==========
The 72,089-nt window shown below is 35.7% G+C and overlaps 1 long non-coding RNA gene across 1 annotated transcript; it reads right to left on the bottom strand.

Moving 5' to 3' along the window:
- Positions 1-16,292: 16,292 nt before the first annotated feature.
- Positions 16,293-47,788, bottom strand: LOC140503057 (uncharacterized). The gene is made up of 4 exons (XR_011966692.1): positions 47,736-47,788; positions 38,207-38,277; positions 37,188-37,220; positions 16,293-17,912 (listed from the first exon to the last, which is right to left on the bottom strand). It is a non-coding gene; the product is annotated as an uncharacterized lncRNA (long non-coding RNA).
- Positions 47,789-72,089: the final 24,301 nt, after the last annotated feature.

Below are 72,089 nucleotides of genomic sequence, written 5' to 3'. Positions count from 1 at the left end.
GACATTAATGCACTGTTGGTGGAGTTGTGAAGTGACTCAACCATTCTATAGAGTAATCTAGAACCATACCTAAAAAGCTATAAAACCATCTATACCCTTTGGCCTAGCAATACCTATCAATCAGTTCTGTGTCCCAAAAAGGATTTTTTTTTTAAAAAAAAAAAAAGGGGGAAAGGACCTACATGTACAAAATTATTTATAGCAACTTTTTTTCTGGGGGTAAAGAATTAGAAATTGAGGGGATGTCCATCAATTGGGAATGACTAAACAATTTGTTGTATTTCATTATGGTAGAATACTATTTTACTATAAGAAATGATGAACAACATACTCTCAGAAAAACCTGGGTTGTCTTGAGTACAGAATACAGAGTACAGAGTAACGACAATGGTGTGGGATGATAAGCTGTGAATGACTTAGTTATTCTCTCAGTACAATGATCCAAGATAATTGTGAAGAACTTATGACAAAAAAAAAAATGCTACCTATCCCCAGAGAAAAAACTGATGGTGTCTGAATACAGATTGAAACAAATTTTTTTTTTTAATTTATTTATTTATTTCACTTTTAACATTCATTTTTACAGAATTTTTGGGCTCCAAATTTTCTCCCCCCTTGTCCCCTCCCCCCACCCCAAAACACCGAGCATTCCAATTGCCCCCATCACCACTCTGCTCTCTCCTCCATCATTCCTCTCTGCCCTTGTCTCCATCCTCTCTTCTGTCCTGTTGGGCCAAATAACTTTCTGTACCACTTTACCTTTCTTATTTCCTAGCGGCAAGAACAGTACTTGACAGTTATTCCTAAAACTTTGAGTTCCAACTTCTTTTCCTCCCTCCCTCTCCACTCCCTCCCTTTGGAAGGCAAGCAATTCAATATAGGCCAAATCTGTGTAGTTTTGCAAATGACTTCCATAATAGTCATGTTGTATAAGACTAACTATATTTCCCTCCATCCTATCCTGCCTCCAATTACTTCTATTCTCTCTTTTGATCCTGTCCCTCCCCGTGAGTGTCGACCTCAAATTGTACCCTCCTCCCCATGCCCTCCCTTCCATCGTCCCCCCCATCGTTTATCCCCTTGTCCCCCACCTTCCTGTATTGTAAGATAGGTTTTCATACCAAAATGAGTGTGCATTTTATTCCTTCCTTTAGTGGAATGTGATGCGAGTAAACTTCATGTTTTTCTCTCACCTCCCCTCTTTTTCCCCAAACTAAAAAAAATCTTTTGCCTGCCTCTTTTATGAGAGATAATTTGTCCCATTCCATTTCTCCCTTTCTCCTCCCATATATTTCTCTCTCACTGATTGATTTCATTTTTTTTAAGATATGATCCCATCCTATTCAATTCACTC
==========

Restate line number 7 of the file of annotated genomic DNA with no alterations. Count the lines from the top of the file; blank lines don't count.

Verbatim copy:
GACATTAATGCACTGTTGGTGGAGTTGTGAAGTGACTCAACCATTCTATAGAGTAATCTAGAACCATACCTAAAAAGCTATAAAACCATCTATACCCTTTGGCCTAGCAATACCTATCAATCAGTTCTGTGTCCCAAAAAGGATTTTTTTTTTAAAAAAAAAAAAAGGGGGAAAGGACCTACATGTACAAAATTATTTATAGCAACTTTTTTTCTGGGGGTAAAGAATTAGAAATTGAGGGGATGTCCATCAATTGGGAATGACTAAACAATTTGTTGTATTTCATTATGGTAGAATACTATTTTACTATAAGAAATGATGAACAACATACTCTCAGAAAAACCTGGGTTGTCTTGAGTACAGAATACAGAGTACAGAGTAACGACAATGGTGTGGGATGATAAGCTGTGAATGACTTAGTTATTCTCTCAGTACAATGATCCAAGATAATTGTGAAGAACTTATGACAAAAAAAAAAATGCTACCTATCCCCAGAGAAAAAACTGATGGTGTCTGAATACAGATTGAAACAAATTTTTTTTTTTAATTTATTTATTTATTTCACTTTTAACATTCATTTTTACAGAATTTTTGGGCTCCAAATTTTCTCCCCCCTTGTCCCCTCCCCCCACCCCAAAACACCGAGCATTCCAATTGCCCCCATCACCACTCTGCTCTCTCCTCCATCATTCCTCTCTGCCCTTGTCTCCATCCTCTCTTCTGTCCTGTTGGGCCAAATAACTTTCTGTACCACTTTACCTTTCTTATTTCCTAGCGGCAAGAACAGTACTTGACAGTTATTCCTAAAACTTTGAGTTCCAACTTCTTTTCCTCCCTCCCTCTCCACTCCCTCCCTTTGGAAGGCAAGCAATTCAATATAGGCCAAATCTGTGTAGTTTTGCAAATGACTTCCATAATAGTCATGTTGTATAAGACTAACTATATTTCCCTCCATCCTATCCTGCCTCCAATTACTTCTATTCTCTCTTTTGATCCTGTCCCTCCCCGTGAGTGTCGACCTCAAATTGTACCCTCCTCCCCATGCCCTCCCTTCCATCGTCCCCCCCATCGTTTATCCCCTTGTCCCCCACCTTCCTGTATTGTAAGATAGGTTTTCATACCAAAATGAGTGTGCATTTTATTCCTTCCTTTAGTGGAATGTGATGCGAGTAAACTTCATGTTTTTCTCTCACCTCCCCTCTTTTTCCCCAAACTAAAAAAAATCTTTTGCCTGCCTCTTTTATGAGAGATAATTTGTCCCATTCCATTTCTCCCTTTCTCCTCCCATATATTTCTCTCTCACTGATTGATTTCATTTTTTTTAAGATATGATCCCATCCTATTCAATTCACTC